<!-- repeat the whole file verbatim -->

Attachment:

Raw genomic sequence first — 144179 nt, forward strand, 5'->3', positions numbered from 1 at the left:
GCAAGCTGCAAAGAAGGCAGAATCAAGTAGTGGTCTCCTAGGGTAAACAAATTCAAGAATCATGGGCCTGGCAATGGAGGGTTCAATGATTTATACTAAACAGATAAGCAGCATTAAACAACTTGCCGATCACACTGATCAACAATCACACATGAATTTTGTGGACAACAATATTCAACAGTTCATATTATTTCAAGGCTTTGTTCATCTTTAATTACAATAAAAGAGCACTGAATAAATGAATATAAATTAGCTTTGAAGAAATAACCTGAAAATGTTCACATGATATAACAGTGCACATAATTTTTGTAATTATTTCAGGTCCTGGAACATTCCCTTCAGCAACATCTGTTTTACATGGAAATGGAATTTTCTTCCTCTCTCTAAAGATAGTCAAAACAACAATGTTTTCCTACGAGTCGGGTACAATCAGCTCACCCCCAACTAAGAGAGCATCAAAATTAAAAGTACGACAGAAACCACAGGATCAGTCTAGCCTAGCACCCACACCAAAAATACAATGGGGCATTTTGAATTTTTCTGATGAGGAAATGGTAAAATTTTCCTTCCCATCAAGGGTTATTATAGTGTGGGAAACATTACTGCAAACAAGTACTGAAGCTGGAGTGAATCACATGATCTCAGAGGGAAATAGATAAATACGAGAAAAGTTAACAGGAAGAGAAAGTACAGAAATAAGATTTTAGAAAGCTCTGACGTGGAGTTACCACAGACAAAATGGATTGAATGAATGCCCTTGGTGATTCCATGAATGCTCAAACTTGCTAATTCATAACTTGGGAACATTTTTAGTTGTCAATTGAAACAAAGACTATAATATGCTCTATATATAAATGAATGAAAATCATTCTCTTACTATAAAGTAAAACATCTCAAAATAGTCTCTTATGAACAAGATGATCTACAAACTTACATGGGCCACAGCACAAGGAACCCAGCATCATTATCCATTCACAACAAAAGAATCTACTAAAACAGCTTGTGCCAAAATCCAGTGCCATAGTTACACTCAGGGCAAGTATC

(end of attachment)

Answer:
Raw genomic sequence first — 144179 nt, forward strand, 5'->3', positions numbered from 1 at the left:
GCAAGCTGCAAAGAAGGCAGAATCAAGTAGTGGTCTCCTAGGGTAAACAAATTCAAGAATCATGGGCCTGGCAATGGAGGGTTCAATGATTTATACTAAACAGATAAGCAGCATTAAACAACTTGCCGATCACACTGATCAACAATCACACATGAATTTTGTGGACAACAATATTCAACAGTTCATATTATTTCAAGGCTTTGTTCATCTTTAATTACAATAAAAGAGCACTGAATAAATGAATATAAATTAGCTTTGAAGAAATAACCTGAAAATGTTCACATGATATAACAGTGCACATAATTTTTGTAATTATTTCAGGTCCTGGAACATTCCCTTCAGCAACATCTGTTTTACATGGAAATGGAATTTTCTTCCTCTCTCTAAAGATAGTCAAAACAACAATGTTTTCCTACGAGTCGGGTACAATCAGCTCACCCCCAACTAAGAGAGCATCAAAATTAAAAGTACGACAGAAACCACAGGATCAGTCTAGCCTAGCACCCACACCAAAAATACAATGGGGCATTTTGAATTTTTCTGATGAGGAAATGGTAAAATTTTCCTTCCCATCAAGGGTTATTATAGTGTGGGAAACATTACTGCAAACAAGTACTGAAGCTGGAGTGAATCACATGATCTCAGAGGGAAATAGATAAATACGAGAAAAGTTAACAGGAAGAGAAAGTACAGAAATAAGATTTTAGAAAGCTCTGACGTGGAGTTACCACAGACAAAATGGATTGAATGAATGCCCTTGGTGATTCCATGAATGCTCAAACTTGCTAATTCATAACTTGGGAACATTTTTAGTTGTCAATTGAAACAAAGACTATAATATGCTCTATATATAAATGAATGAAAATCATTCTCTTACTATAAAGTAAAACATCTCAAAATAGTCTCTTATGAACAAGATGATCTACAAACTTACATGGGCCACAGCACAAGGAACCCAGCATCATTATCCATTCACAACAAAAGAATCTACTAAAACAGCTTGTGCCAAAATCCAGTGCCATAGTTACACTCAGGGCAAGTATC